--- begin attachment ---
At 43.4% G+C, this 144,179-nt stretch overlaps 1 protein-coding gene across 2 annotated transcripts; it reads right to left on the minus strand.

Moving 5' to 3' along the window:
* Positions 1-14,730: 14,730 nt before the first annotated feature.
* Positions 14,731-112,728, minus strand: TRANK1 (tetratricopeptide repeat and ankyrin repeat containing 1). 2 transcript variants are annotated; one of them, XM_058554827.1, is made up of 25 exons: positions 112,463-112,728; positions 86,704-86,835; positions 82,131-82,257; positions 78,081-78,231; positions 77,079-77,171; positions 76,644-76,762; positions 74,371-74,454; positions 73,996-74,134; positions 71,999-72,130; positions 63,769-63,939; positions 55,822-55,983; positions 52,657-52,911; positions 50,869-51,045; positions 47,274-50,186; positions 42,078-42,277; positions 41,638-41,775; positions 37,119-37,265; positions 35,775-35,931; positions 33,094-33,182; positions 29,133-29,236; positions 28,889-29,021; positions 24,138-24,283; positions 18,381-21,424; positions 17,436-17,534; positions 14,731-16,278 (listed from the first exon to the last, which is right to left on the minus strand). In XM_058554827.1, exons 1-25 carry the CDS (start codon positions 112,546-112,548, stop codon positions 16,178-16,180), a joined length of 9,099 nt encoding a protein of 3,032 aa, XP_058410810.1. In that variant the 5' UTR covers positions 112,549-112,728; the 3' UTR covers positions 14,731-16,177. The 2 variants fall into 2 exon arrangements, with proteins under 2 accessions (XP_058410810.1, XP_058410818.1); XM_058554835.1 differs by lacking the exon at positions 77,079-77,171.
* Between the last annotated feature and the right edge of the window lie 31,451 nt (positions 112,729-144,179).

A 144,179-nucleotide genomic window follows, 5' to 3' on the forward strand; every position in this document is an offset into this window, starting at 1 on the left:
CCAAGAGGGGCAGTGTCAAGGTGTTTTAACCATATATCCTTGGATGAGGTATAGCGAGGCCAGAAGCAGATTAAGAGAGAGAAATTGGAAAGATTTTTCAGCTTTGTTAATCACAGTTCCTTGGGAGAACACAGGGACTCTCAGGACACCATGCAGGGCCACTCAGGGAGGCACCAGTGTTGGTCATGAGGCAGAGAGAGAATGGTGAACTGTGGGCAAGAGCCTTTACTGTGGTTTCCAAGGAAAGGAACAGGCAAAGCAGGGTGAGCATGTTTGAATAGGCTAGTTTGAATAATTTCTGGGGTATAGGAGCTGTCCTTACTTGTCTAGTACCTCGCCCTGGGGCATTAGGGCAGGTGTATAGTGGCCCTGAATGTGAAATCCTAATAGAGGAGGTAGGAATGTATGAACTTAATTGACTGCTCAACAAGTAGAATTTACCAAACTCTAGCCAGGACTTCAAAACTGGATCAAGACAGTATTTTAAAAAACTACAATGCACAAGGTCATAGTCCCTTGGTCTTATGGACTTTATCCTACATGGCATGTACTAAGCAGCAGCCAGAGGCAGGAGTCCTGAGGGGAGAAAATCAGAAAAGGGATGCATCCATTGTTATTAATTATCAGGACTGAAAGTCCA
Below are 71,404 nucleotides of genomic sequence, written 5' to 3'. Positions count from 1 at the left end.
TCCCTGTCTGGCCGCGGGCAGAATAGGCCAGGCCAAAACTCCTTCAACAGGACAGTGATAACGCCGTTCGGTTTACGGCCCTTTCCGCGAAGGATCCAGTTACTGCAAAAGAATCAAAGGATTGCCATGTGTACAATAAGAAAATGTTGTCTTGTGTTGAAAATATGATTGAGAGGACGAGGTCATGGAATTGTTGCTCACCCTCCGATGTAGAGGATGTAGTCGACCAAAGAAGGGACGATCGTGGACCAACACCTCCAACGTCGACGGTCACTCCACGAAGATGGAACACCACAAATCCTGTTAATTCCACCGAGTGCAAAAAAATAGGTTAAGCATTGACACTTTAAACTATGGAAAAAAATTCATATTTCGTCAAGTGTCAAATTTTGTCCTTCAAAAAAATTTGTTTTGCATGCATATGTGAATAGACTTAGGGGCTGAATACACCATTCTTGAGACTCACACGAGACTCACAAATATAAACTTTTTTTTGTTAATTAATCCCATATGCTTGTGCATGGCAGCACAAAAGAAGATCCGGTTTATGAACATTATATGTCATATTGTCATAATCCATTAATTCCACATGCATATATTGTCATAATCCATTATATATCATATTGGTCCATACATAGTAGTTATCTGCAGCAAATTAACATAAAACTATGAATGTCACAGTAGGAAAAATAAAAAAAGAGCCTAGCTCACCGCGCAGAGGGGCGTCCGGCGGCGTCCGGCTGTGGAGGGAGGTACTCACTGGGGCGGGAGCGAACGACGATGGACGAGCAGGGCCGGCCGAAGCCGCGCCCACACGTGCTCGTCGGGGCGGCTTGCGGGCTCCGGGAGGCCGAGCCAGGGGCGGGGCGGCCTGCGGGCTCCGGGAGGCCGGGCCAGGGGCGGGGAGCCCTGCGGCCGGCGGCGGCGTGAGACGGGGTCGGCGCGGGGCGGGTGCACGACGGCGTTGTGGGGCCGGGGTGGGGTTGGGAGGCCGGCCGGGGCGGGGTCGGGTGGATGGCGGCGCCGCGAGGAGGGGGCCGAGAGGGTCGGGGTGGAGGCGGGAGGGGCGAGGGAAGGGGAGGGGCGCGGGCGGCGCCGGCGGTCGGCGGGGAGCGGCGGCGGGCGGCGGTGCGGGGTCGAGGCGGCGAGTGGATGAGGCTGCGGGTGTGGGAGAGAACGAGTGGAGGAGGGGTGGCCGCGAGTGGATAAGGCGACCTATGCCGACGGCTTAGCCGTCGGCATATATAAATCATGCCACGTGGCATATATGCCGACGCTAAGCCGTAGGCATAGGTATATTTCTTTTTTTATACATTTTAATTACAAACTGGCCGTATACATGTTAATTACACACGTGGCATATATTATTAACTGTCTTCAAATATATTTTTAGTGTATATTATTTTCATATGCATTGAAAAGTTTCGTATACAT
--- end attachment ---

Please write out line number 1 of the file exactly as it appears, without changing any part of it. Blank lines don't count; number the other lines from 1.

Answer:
At 43.4% G+C, this 144,179-nt stretch overlaps 1 protein-coding gene across 2 annotated transcripts; it reads right to left on the minus strand.